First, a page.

“The spacecraft’s undocking from the station passed normally, at 01:44 a.m., Moscow time,” Roscosmos said.
The Radar-Progress experiment on cargo spaceships, flying autonomously, has been staged more than once. Radar-Progress is a geophysical experiment that assesses the density, size and reflectivity of the ionosphere environment around the spacecraft - caused by engine burns the vehicle makes. The experiment is being conducted on several Progress missions from 2010 through 2014.
The spacecraft’s sinking is scheduled for August 1. “The Progress engines are planned to be ignited for the braking manoeuvre at 01:48 a.m., Moscow time. The spaceship’s unburned debris will sink in a non-navigable are of the Pacific at about 02:40 a.m., Moscow time,” the agency said.
Roscosmos said that the Progress M-23M spacecraft was launched from the Baikonur cosmodrome on April 9 and on April 10 successfully docked in an automatic mode to the Pirs docking module. The launch of the next cargo spacecraft - Progress M-24M - to the ISS is scheduled from the Baikonur cosmodrome for July 24 at 01:44 a.m., Moscow time. It will be placed into orbit by the Soyuz-U carrier rocket.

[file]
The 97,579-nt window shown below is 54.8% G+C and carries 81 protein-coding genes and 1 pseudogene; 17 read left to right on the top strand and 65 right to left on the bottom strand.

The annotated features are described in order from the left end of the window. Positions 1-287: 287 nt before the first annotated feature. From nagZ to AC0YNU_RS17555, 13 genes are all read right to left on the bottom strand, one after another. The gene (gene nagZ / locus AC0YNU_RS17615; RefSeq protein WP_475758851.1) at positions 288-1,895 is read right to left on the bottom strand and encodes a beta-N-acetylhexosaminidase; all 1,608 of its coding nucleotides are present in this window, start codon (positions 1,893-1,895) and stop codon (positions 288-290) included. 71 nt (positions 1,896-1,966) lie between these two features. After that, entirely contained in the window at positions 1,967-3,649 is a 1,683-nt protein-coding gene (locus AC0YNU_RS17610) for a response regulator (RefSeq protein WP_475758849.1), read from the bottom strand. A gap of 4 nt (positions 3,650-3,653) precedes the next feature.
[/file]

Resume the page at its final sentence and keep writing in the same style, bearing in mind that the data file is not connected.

Cargo spacecraft are often used as orbiting laboratories. The Progress ship has been used as a platform for launching Russian and German micro satellites, as well as for testing the ejection chair for rescuing the crew of the Buran space shuttle. The experiment Izgib that is aimed at studying the effect of performance of flight and science activities on the function of the ISS on-orbit systems has also been conducted on the cargo spacecraft. Some of the spaceships were equipped with a capsule that was used for the return of up to 60 kg of cargoes from orbit to Earth, and the Progress M-13M spacecraft ahead of sinking was for the first time used for testing a special launch container that successfully “shot off” the Chibis-M research satellite. In 2003, the Progress M1-10 spacecraft, after undocking from the ISS, during a month was monitoring with special cameras natural calamity areas and environmental disaster zones.